You’re standing on the lot of a car dealership when your spouse’s eyes light on a silver convertible. Last weekend after a tense discussion, he reluctantly agreed to trade in the Jeep for something family safe. Now, as if being pulled in by a tracker beam, your spouse moves toward an MX-5. You follow him, saying:
“You’ve done this before and you’re doing it again, only thinking of yourself. My position, as was made clear last weekend, is to buy the Nissan.”
If this situation represents an ongoing conflict, this statement probably won't be taken too well. It won't lead to smart conflict management or take the discussion in a positive direction. Language choices matter, and nowhere is that more true than during a conflict. In this example, the speaker’s language shows a focus on the past, a separation between herself and her spouse, and a rigid position.
As a 15-year instructor of a conflict management course, I have found three words that have the capacity to move conflict in a positive direction. These words are future, together, and interests.
All too often we try to fix the past, but in a conflict, language that focuses on the past can take us in a downward spiral, and away from solutions.
“In the past when you chose the car, we ended up with a lemon.”
“In the past we when we bought a car, we didn’t even have enough money.”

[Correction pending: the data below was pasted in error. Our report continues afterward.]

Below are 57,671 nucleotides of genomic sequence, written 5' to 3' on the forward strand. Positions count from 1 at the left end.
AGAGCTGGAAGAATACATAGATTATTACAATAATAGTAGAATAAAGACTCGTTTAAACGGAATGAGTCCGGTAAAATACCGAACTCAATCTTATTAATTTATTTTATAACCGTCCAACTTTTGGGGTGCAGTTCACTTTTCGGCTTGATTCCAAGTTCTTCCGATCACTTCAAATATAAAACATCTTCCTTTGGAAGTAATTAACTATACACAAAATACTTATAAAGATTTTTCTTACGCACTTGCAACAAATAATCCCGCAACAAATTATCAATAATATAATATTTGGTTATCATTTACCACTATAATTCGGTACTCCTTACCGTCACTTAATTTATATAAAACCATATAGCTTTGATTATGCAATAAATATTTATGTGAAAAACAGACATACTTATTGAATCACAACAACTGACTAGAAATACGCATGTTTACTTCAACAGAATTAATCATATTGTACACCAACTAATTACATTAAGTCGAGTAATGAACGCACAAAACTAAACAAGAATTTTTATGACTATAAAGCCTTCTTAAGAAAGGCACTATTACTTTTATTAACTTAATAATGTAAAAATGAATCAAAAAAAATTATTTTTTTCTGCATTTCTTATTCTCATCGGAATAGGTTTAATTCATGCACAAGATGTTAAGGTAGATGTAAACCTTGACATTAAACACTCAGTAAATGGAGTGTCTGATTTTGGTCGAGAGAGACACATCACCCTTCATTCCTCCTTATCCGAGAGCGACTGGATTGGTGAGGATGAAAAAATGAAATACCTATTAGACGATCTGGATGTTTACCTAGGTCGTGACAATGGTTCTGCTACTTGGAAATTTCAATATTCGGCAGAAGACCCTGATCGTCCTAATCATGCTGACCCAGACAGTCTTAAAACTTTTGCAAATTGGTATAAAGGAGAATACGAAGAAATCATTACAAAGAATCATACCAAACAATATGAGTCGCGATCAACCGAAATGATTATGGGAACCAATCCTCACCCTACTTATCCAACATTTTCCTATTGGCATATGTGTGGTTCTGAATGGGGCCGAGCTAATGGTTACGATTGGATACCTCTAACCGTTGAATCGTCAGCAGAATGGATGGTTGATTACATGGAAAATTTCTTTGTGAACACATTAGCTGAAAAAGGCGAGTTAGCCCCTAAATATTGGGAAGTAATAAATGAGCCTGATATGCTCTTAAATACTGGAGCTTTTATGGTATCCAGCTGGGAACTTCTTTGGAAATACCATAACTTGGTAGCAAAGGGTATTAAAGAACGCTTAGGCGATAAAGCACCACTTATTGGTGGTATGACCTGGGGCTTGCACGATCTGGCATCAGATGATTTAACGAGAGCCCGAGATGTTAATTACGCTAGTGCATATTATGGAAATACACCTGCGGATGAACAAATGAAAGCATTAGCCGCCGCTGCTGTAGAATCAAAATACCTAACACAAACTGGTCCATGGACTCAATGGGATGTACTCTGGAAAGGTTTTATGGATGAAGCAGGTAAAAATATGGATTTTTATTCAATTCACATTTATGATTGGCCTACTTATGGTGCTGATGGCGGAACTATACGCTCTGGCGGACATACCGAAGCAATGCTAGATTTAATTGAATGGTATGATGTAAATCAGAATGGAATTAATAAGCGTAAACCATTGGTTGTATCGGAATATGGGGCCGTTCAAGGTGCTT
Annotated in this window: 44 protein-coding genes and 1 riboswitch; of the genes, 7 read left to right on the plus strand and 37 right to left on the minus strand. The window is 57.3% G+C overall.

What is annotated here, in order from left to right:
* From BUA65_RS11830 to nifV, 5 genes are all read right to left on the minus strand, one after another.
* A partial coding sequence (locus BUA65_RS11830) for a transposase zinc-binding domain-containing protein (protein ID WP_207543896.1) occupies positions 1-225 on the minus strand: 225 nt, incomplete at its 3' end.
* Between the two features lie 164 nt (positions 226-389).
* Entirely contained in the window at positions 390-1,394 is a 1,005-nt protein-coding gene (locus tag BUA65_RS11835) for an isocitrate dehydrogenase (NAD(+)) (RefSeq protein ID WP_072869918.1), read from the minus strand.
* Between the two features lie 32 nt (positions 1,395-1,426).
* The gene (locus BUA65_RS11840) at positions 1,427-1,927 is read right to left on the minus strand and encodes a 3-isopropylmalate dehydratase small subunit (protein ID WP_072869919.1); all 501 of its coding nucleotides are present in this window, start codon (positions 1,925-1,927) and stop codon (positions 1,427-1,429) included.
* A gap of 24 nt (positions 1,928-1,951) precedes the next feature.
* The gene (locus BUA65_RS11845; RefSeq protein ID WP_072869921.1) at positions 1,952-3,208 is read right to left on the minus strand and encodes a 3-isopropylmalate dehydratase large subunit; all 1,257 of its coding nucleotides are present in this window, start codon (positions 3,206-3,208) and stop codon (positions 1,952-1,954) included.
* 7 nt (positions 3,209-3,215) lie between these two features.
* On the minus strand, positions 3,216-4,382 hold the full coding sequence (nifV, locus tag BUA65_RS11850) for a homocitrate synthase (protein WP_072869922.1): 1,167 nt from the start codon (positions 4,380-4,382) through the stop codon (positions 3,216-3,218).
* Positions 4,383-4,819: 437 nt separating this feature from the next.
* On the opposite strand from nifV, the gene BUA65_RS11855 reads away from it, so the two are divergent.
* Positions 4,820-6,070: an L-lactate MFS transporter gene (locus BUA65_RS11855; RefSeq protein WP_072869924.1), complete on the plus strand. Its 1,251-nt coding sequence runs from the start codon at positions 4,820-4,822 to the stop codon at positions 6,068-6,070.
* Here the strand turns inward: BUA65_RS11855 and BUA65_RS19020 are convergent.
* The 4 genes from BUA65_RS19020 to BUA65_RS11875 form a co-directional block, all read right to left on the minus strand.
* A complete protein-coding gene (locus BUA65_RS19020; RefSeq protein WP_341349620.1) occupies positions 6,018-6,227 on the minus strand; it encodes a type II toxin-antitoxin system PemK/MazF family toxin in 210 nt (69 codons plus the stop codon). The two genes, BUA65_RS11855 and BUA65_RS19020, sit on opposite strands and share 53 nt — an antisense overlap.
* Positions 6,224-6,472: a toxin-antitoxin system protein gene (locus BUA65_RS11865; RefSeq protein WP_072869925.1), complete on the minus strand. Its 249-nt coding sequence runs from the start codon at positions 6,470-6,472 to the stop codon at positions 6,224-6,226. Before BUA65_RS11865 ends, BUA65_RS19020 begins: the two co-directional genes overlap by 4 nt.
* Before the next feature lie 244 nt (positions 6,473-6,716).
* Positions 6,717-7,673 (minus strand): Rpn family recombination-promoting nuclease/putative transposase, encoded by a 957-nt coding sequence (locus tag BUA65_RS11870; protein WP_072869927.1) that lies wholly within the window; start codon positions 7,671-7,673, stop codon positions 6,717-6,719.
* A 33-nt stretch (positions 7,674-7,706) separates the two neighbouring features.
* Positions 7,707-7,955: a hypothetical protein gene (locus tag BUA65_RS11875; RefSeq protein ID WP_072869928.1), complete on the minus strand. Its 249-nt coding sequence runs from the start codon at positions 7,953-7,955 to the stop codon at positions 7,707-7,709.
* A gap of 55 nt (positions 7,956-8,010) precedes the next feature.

Talking about what we want for the future is far more productive.
“In the future, I’d like us to make joint decisions.”
“In the future, I’d like a car we can pay off quickly.”
Future talk clarifies and empowers. Try using language that reveals what you want for the future instead of what should have been in the past.
The more you can help those around you believe that the conflict will be jointly resolved, the less they’ll be fearful and want to push back. The word together goes a long way in communicating this team mentality.
“Let’s see if together we can identify the main issue.”
“Together I’m sure we can come up with something fair.”
Sometimes all it takes is a change in one word to invite the perception that we’re a team, rather than at odds.
The last word to change the direction of a conflict comes from Getting To Yes, the classic negotiation book by Harvard Scholars, Fisher and Ury. All too often, people are stuck on positions, which feels non-negotiable and static.
“My position is we get the Nissan.”
“Well, my position is we get the MX-5.”
Talking about interests, on the other hand, gets at the underlying reason for the position.
“My interest in the Nissan is it’s safety rating. If there’s another option that would meet that interest, I’m open.”
“What’s your main concern here? What interest are you hoping to meet with the MX-5?”
When you know each person’s interests, there is room to negotiate and potentially find a solution that incorporates both people’s needs.
Putting it all together
These three words—future, together, and interests—have the potential to move conflict in a positive direction. Language is powerful and even small changes can yield big rewards.
Heidi Reeder, Ph.D. is the author of the forthcoming book, Commit to Win (Hudson Street Press).
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